Ephedrine works by turning on α and β adrenergic receptors and was previously used orally as a bronchodilator for the treatment of asthma. In the present patient, administration of ephedrine changed the shape of the obstructive capnogram to normal and decreased the airway pressure with no other interventions. This suggests that intravenous administration of ephedrine dilated the patient's asthmatic bronchi, whereas atenolol, a cardioselective beta-blocker, might have caused slight bronchoconstriction. It was reported that cardioselective beta-blockers could be used safely in patients with airway hyperreactivity and heart failure or ischemic heart disease.[2] However, the efficacy of beta blockade in patients with mild obstructive lung disease was suggested to likely extend to those with more severe disease.[7] According to the 2017 American Heart Association guideline, beta-blockers are not recommended as first-line agents for hypertension unless the patient has ischemic heart disease or heart failure.[8]

In conclusion, the present case raises two important points regarding the preanesthetic examination and the treatment of hypertension. First, the preoperative PFT results should be checked in detail (V50, V25, V50/V25, peak expiratory flow, and shape of the flow-volume loop). Second, the use of beta-blockers for the treatment of hypertension in patients with obstructive lung disease should be avoided if cardiovascular disease requiring beta-blocker therapy is absent.

Consent for publication

Written informed consent was obtained from the patient for publication of this case report.

Declaration of patient consent

The authors certify that they have obtained all appropriate patient consent forms. In the form, the patient has given his consent for her images and other clinical information to be reported in the journal. The patient understands that name and initials will not be published and due efforts will be made to conceal identity, but anonymity cannot be guaranteed.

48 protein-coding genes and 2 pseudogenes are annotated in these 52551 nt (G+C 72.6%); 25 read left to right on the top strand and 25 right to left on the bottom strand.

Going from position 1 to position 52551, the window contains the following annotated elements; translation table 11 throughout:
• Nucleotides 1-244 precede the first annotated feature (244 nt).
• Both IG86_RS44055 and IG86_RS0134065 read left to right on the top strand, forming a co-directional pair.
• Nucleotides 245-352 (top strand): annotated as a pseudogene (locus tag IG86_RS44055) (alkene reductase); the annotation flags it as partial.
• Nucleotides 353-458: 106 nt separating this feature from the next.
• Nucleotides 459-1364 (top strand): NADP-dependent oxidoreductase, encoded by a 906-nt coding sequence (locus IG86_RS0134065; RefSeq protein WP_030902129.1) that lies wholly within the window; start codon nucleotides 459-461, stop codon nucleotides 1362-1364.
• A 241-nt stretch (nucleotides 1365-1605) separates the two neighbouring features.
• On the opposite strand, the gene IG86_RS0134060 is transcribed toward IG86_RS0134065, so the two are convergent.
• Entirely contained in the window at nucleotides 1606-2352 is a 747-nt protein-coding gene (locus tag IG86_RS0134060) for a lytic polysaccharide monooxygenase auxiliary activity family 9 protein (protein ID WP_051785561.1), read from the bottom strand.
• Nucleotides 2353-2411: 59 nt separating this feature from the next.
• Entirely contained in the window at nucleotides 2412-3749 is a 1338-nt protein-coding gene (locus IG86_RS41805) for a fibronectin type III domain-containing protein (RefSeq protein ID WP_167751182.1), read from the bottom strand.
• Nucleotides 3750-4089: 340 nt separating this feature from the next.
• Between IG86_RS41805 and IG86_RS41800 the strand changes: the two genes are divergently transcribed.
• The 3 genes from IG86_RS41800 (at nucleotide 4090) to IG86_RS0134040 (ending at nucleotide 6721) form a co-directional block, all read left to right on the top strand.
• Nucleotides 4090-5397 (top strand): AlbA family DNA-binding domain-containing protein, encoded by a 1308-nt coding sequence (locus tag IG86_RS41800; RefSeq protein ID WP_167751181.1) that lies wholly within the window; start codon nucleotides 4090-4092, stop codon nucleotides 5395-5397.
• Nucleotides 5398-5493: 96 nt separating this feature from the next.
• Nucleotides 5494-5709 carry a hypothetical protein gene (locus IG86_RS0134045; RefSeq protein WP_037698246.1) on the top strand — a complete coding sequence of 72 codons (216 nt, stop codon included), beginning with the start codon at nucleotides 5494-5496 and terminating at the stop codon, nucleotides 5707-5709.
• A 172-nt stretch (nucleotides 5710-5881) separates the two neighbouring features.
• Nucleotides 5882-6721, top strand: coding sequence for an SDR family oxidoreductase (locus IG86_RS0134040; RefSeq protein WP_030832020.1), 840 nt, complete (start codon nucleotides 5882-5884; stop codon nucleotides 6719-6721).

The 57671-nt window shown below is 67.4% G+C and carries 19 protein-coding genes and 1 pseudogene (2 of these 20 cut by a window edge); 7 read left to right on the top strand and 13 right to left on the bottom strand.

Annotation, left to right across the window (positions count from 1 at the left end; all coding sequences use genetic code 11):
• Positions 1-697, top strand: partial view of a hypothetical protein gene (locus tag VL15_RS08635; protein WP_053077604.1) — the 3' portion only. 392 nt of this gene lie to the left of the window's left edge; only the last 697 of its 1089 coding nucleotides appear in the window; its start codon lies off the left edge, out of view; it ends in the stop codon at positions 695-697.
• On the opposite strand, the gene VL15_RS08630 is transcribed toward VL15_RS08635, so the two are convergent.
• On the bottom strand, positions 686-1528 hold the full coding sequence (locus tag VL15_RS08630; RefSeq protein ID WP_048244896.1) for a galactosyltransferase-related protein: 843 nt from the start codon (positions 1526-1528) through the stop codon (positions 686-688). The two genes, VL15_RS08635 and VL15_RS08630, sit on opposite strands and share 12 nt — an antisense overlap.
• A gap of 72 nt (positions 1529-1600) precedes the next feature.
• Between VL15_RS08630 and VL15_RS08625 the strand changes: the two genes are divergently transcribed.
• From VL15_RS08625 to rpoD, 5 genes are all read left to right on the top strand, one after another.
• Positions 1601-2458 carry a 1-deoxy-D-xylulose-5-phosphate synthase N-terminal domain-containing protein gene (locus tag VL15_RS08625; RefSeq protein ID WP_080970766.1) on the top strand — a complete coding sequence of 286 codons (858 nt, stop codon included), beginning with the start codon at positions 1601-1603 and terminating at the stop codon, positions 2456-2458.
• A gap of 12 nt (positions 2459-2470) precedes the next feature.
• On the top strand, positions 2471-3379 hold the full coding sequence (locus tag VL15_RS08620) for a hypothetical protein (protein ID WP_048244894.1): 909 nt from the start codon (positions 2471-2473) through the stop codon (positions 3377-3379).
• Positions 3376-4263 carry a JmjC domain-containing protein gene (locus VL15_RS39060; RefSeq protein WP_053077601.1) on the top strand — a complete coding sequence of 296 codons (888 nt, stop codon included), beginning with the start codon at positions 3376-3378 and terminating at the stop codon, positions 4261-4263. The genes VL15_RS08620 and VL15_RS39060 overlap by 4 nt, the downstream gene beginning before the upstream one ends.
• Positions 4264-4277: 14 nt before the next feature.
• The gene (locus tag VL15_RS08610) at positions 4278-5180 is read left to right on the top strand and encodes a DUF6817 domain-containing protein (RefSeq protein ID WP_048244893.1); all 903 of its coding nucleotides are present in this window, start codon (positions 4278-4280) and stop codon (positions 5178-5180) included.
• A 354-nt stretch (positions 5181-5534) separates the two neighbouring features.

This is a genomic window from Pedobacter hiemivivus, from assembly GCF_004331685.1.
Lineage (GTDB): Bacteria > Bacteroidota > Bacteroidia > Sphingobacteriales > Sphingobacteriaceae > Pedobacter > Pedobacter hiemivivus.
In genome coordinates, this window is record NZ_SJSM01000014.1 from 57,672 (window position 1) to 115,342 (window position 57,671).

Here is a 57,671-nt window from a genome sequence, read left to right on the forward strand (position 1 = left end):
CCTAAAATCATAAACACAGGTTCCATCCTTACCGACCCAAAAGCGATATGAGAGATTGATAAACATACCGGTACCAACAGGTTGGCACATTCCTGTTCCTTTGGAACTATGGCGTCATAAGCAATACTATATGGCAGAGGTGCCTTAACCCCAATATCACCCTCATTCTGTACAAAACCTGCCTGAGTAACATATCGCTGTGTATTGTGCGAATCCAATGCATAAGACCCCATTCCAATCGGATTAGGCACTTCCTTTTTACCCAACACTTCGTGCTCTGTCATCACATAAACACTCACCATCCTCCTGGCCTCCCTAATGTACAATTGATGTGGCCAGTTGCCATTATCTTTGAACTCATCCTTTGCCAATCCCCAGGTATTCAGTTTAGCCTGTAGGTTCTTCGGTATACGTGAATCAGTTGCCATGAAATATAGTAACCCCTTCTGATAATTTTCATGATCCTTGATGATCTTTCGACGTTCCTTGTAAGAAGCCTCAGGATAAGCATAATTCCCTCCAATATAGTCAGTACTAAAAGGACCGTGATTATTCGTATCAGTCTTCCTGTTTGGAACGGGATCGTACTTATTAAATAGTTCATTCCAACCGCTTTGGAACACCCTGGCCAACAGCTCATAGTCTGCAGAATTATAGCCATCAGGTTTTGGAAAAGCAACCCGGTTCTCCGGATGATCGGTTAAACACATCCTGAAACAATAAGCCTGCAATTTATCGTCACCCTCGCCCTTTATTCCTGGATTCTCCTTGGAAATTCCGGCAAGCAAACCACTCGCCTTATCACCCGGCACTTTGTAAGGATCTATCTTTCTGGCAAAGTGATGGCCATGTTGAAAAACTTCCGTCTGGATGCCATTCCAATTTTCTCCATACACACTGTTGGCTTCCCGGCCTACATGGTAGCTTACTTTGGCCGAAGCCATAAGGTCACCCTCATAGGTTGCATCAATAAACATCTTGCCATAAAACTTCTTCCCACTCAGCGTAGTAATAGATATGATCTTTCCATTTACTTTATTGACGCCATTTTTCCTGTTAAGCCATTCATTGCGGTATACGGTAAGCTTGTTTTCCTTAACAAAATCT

Financial support and sponsorship

Nil.

Conflicts of interest

There are no conflicts of interest.



 
  References Top

1.
Olsson GL. Bronchospasm during anaesthesia. A computer-aided incidence study of 136,929 patients. Acta Anaesthesiol Scand 1987;31:244-52.  Back to cited text no. 1
    
2.
Chen J, Radford MJ, Wang Y, Marciniak TA, Krumholz HM. Effectiveness of beta-blocker therapy after acute myocardial infarction in elderly patients with chronic obstructive pulmonary disease or asthma. J Am Coll Cardiol 2001;37:1950-6.  Back to cited text no. 2
    
3.
Self TH, Wallace JL, Soberman JE. Cardioselective beta-blocker treatment of hypertension in patients with asthma: When do benefits outweigh risks? J Asthma 2012;49:947-51.  Back to cited text no. 3
    
4.
The Japanese Respiratory Society. Guidelines for the Diagnosis and Treatment of COPD (Chronic Obstructive Pulmonary Disease). 4th ed. Tokyo: The Japanese Respiratory Society; 2013.  Back to cited text no. 4
    
5.
Meguro T, Tsubota N, Ogata M. Discriminant analysis of bronchial asthma by linear discriminant function with parameters of flow-volumes: Discriminant analysis of bronchial asthma in young male non-smokers. Acta Med Okayama 1978;32:355-61.  Back to cited text no. 5
    
6.
Hirshman CA. Airway reactivity in humans. Anesthetic implications. Anesthesiology 1983;58:170-7.  Back to cited text no. 6
    
7.
Hawkins NM, Petrie MC, Macdonald MR, Jhund PS, Fabbri LM, Wikstrand J, et al. Heart failure and chronic obstructive pulmonary disease the quandary of beta-blockers and beta-agonists. J Am Coll Cardiol 2011;57:2127-38.  Back to cited text no. 7
    
8.
Whelton PK, Carey RM, Aronow WS, Casey DE Jr., Collins KJ, Dennison Himmelfarb C, et al. 2017 ACC/AHA/AAPA/ABC/ACPM/AGS/APhA/ASH/ASPC/NMA/PCNA Guideline for the prevention, detection, evaluation, and management of high blood pressure in adults: A Report of the American College of Cardiology/American Heart Association Task Force on clinical practice guidelines. J Am Coll Cardiol 2017. pii: S0735-1097(17)41519-1.  Back to cited text no. 8
    


    Figures

  [Figure 1], [Figure 2]